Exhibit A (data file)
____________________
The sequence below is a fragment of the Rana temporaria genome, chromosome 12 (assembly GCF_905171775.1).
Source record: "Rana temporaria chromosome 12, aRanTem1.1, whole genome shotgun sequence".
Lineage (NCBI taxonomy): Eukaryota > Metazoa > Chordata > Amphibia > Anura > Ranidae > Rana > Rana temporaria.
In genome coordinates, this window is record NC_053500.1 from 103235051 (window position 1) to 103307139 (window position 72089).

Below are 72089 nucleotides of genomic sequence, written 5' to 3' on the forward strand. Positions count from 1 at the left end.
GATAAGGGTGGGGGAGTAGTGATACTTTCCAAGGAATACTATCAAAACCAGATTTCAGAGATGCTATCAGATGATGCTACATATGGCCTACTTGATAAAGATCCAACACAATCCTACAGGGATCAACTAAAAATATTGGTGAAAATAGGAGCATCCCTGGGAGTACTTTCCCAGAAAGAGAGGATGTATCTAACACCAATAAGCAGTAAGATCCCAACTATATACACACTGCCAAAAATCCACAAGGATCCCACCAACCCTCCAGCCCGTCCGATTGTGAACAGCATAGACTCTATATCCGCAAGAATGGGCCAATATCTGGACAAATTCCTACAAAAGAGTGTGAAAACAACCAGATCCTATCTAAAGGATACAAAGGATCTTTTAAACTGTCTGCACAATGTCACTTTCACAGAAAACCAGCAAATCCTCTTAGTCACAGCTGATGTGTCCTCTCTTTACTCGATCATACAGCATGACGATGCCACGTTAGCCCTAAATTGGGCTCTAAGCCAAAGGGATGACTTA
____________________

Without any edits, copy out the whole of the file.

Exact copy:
The sequence below is a fragment of the Rana temporaria genome, chromosome 12 (assembly GCF_905171775.1).
Source record: "Rana temporaria chromosome 12, aRanTem1.1, whole genome shotgun sequence".
Lineage (NCBI taxonomy): Eukaryota > Metazoa > Chordata > Amphibia > Anura > Ranidae > Rana > Rana temporaria.
In genome coordinates, this window is record NC_053500.1 from 103235051 (window position 1) to 103307139 (window position 72089).

Below are 72089 nucleotides of genomic sequence, written 5' to 3' on the forward strand. Positions count from 1 at the left end.
GATAAGGGTGGGGGAGTAGTGATACTTTCCAAGGAATACTATCAAAACCAGATTTCAGAGATGCTATCAGATGATGCTACATATGGCCTACTTGATAAAGATCCAACACAATCCTACAGGGATCAACTAAAAATATTGGTGAAAATAGGAGCATCCCTGGGAGTACTTTCCCAGAAAGAGAGGATGTATCTAACACCAATAAGCAGTAAGATCCCAACTATATACACACTGCCAAAAATCCACAAGGATCCCACCAACCCTCCAGCCCGTCCGATTGTGAACAGCATAGACTCTATATCCGCAAGAATGGGCCAATATCTGGACAAATTCCTACAAAAGAGTGTGAAAACAACCAGATCCTATCTAAAGGATACAAAGGATCTTTTAAACTGTCTGCACAATGTCACTTTCACAGAAAACCAGCAAATCCTCTTAGTCACAGCTGATGTGTCCTCTCTTTACTCGATCATACAGCATGACGATGCCACGTTAGCCCTAAATTGGGCTCTAAGCCAAAGGGATGACTTA